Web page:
Jay Prychidny on Editing the Hit Netflix Series ‘Wednesday’

Jenna Ortega in "Wednesday." PHOTO: Netflix.

By Rob Feld

 

Like many kids, Jay Prychidny made his own videos as a child, taping them with friends and then editing them between two VCRs. As a result, people tell him they always knew he would be an editor, but it wasn’t until film school in Toronto that he had that realization himself. “I felt like I was getting away with something,” he says of his inclination to editing. “I got to just have fun and not do any of the boring stuff.”

An “Addams Family” fan, when Prychidny heard “Wednesday,” a series about Wednesday Addams, the daughter of the creepy-comic cartoon family created by Charles Addams, was going to be produced in Toronto with Tim Burton as a director and producer, Prychidny pursued the project through every channel he could. The series follows Wednesday to Nevermore Academy, a haven for the supernaturally gifted outcasts of the world. Her parents have sent her against her will to the place where the met, supposedly so she can get herself in order. There, she attempts to master her emerging psychic talents, thwart a killing spree that has terrorized the town, and solve a murder mystery that embroiled her parents many years ago.

The trick for Prychidny is to steep an audience deeply in Wednesday’s unique point of view, while balancing humor and horror—which to Wednesday, is just another day. The series has recently been in the top spot on Netflix.

 

CineMontage: Having a presence like Tim Burton on the show and directing episodes must create a unique dynamic for a series. How does that collaboration function?

 

Jay Prychidny: In regular television editing you go through a gauntlet of working with the director and then the showrunners. It’s still obviously very much a collaboration and working with the showrunners, but Tim spearheads his episodes from beginning to end, which is not usually what happens with television directors. He comes from the feature world and there’s no universe where he would just give it up at a certain point. Editorial is really important to Tim and he works closely with us—it’s part of his process for how to shoot the show. On his films, he watches cut scenes at night that he shot in the morning. Television is a more stressful schedule for him, so he can’t be in the edit room every day but we are in constant communication, sending him scenes the following day on an iPad. Part of his deal was that he would have an editor working with him all the time. My office is just a few doors down from his, so he could easily pop in, I would be on set editing with him, and when he wasn’t in set, he would fly home to London and I would fly with him. And when he came back to Romania to shoot, I’d fly with him back to Romania. It’s just part of his generative process to watch how things are shaping up. It informs how he thinks about what he’s shooting. So, it’s crucial for him to be immediately involved in editing because it helps coalesce in his mind what his vision is and what he’ll be shooting.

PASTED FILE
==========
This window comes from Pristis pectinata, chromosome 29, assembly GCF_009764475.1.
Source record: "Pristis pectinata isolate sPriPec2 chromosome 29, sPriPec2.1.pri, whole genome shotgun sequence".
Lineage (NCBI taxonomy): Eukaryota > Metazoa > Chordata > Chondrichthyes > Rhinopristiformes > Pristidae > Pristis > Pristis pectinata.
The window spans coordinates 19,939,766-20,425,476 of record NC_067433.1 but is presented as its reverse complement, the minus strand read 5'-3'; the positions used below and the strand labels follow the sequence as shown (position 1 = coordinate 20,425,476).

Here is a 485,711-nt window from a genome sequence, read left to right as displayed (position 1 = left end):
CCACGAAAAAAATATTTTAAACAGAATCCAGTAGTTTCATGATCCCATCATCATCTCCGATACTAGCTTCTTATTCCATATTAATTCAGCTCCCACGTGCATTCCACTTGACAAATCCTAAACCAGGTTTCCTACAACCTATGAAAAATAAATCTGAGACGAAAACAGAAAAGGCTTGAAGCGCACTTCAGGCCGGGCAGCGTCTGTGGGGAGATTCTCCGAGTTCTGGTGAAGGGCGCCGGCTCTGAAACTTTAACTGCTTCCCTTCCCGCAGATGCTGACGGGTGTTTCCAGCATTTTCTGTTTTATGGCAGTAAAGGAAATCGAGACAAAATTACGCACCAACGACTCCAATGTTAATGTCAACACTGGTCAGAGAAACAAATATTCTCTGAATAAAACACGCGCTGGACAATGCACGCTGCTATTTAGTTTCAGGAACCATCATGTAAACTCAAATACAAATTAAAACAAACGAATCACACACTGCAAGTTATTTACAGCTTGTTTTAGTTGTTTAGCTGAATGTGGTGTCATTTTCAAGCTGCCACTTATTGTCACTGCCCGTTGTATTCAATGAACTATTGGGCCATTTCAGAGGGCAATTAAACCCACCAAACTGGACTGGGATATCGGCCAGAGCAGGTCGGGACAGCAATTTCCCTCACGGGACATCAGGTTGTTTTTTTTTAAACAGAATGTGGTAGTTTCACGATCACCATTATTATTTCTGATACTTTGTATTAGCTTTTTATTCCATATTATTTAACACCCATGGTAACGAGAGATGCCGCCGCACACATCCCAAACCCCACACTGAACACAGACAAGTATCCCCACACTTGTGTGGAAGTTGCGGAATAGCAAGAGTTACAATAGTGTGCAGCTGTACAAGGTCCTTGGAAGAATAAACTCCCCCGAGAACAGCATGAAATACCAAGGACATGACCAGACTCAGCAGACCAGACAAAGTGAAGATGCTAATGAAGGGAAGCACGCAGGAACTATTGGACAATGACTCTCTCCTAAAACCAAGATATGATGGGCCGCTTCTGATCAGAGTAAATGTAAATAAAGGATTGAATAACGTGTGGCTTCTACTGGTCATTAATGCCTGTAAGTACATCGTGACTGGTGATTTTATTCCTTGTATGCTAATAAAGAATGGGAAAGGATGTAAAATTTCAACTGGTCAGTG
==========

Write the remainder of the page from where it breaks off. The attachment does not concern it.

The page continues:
CineMontage: What’s the your true north that always needs to be serviced to make sure the show works?

 

Jay Prychidny: Well, with a show called “Wednesday” in the title, it’s kind of a big clue.

Jay Prychidny, picture editor. PHOTO: Courtesy Jay Prychidny.

CineMontage: Fair enough.

Jay Prychidny: So, coming in I knew she was my true north, which is different from a lot of ensemble shows that I’ve worked on where you don’t have a singular personality. It brings you back to basics in a way. So to focus on one character, one perspective, one view on the world was exciting because you can just live in that. I wanted to explore holding on her face longer than you otherwise might think to, to get people inside her head. Then as the footage came in, I tried to find an editing language that was Wednesday-ish.